PC, Switch, iOS, Android
With a name that seemed so deliberately designed to evoke both the wonderful Legends Of Grimrock and Dungeons Of Dredmor, I felt a combination of concern and interest in Dungeons Of Dreadrock. It then completely threw me by being apparently nothing to do with either – a top-down tile-based real-time puzzle game set across one hundred floors of a dungeon. And then, the more I played, the more the allusions began to make sense.
The set-up here is lovely. You’re a young girl who is waiting outside a dungeon entrance, after her brother has entered to face some sort of village ritual trial. Every year a young man is sent into the dungeons on a quest, but none has ever returned. Except, this girl isn’t willing to sit around, helplessly waiting, and when she hears strange noises, she’s right in there.
What follows are screen-based puzzles, in which you generally need to reach the exit door. Between you and it are monsters, switches, trapdoors and puzzles, which despite the tiles all move about in real-time. It took me a moment to adjust to this, that the monsters weren’t waiting their turn to take a step, but just tile-hopping toward me at their will. But it’s an excellent choice, given it makes the game’s rudimentary combat a lot more lively.
Some floors will be a straight puzzle, figuring out how to arrange switches and teleports to direct a thrown rock toward a pressure plate and… OH WAIT A SECOND! Yes, exactly! That’s Grimrock, isn’t it! (And yes, of course Dungeon Master and everything else besides.) Other levels are more monster-focused, having you arrange your position on the tiles to be able to get into melee or ranged positions to attack, so you… OH MY GOODNESS! Yes, that’s Dredmor! Sure, Dredmor has the monsters move in step with you, but as I’ve already said: livelier. And the title starts to make a whole bunch more sense.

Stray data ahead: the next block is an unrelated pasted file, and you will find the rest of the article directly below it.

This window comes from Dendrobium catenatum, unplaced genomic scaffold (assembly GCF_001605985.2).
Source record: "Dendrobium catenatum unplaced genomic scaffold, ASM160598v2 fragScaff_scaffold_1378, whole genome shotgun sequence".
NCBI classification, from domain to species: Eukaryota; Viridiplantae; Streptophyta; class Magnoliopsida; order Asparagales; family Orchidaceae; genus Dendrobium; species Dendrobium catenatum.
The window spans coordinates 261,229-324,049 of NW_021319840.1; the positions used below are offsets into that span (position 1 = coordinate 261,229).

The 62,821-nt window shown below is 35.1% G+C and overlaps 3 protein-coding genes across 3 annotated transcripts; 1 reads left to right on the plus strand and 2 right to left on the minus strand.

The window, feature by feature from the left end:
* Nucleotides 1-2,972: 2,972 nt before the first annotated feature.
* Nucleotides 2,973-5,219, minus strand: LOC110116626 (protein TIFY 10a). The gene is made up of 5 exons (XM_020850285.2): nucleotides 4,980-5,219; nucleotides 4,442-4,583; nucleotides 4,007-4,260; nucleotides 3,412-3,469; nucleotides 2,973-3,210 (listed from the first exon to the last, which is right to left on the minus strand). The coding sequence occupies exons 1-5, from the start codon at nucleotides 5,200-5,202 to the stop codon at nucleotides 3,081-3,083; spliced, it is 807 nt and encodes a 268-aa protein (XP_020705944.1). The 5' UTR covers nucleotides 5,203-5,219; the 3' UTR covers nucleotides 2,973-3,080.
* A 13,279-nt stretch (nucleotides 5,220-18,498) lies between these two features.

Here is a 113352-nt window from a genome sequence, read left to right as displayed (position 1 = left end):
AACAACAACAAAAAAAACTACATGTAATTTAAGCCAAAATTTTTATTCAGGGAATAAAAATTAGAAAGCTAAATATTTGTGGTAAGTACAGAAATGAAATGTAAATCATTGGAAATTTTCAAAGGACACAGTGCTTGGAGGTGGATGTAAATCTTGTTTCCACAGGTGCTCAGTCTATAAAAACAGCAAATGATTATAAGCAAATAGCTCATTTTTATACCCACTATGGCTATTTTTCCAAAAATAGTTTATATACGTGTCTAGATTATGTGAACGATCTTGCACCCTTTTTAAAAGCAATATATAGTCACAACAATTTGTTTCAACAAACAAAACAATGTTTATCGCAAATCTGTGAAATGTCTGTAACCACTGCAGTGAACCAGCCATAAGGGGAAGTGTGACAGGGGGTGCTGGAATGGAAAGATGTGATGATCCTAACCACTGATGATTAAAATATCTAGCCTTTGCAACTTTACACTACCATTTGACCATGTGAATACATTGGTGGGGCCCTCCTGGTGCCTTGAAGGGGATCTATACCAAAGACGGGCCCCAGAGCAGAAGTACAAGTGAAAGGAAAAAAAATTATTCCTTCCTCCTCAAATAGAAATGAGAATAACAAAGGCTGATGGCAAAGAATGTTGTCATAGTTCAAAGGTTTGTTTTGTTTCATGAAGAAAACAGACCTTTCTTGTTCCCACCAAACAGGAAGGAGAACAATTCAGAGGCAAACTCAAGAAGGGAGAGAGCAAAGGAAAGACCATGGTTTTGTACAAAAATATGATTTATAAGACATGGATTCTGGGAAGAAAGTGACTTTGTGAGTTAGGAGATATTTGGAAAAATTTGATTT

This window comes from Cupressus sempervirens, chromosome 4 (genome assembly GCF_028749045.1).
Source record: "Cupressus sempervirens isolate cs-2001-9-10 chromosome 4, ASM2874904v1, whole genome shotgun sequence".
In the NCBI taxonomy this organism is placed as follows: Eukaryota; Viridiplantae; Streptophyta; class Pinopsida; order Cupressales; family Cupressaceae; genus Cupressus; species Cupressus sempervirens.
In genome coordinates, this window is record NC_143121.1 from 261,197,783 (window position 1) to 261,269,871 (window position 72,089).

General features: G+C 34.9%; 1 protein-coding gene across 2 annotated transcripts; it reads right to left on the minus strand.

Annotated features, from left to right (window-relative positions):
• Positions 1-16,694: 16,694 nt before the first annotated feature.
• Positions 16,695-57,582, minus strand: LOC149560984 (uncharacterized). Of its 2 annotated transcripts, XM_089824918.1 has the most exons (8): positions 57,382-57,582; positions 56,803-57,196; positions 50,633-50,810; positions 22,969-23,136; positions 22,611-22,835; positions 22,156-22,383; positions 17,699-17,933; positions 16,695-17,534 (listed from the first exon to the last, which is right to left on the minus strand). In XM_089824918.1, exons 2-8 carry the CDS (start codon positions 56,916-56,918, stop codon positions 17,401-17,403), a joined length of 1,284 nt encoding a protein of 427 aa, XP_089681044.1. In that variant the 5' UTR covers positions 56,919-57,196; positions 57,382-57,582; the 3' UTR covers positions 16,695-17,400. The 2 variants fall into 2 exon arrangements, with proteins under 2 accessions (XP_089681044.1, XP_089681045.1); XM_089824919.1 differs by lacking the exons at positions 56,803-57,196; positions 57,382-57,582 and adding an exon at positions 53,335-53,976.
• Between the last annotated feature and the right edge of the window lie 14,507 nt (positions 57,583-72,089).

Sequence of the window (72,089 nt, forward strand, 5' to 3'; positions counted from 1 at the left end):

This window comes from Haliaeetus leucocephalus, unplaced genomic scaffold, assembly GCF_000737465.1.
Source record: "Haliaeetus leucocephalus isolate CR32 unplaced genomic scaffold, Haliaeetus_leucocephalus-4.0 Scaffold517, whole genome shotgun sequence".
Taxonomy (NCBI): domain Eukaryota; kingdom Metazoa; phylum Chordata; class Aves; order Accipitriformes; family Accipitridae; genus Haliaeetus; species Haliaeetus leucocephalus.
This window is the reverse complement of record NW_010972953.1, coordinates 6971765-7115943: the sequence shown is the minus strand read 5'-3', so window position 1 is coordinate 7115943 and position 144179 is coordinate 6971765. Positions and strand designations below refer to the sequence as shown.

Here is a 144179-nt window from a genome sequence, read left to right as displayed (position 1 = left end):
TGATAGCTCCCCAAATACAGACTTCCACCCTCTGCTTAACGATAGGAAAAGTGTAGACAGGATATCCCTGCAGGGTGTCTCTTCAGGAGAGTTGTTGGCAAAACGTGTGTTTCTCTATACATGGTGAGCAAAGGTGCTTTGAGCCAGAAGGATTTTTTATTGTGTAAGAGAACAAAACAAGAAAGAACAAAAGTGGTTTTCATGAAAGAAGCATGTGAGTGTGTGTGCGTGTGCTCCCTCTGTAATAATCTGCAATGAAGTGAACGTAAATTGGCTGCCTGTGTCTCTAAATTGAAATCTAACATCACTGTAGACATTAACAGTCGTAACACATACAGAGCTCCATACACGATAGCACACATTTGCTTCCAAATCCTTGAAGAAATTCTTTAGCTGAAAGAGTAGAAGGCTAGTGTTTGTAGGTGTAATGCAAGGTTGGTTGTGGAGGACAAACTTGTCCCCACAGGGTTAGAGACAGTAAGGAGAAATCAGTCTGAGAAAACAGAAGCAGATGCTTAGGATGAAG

And it all works! This plucking of ideas from dungeon-crawlers is very smart, and the result is a sizeable but approachable puzzler that has no intention of punishing you for failure. Make a mistake, fall down a pit, get rammed by a minotaur, shot by an arrow, burned up by a fireball, or just have fouled up the puzzle beyond return, and you can instantly restart the room. Still get stuck, and there’s a hint system that’ll provide you with progressively less subtle nudges toward the solution.
I’ve had a great time with this, and am currently somewhere in the mid-60s of floors. The farther I’ve progressed, the more lovely details have slipped in, bits of storytelling either through prophetic dreams at campfires, or from overhearing conversations among the enemies. And the puzzles keep getting smarter too. There are lovely twists, sections where returning to the previous floor becomes necessary to progress further down, or moments to recognise how you can amend the next floor before you get there.
I’ve been playing this on Switch, but it’s also on mobile and PC. The Switch is a good home for it, but it needs a bit of tidying up on the controllers. The analogue sticks are waaaaaaaaay over-sensitive, meaning you have to play on the Switch’s odd d-pad, and the default button arrangements are arse-backward. I’m told fixes for this are coming soon. It could also do with an overhaul of a very crude options menu and UI, looking like what I suspect they are – leftovers from the phone version’s touchscreen – but these don’t play an important role as you play.
The only thing I really need to take this game to task for is the price. It’s far too low! Out now and under £3 on Steam, £2 on mobile (understandably, mobile is a horror show), and due to launch on Switch in a couple of weeks at half off its ten bucks tag. There are hours of this, and it’s easily worth a tenner. What a silly-billy lone-developer Prof. Dr. Christoph Minnameier must be!
So obviously grab this. It’s a ton of game for a daft price, packed with wit and surprises, and a comfortably Amiga-esque aesthetic. I can’t wait to see what the last 30-something floors have in store.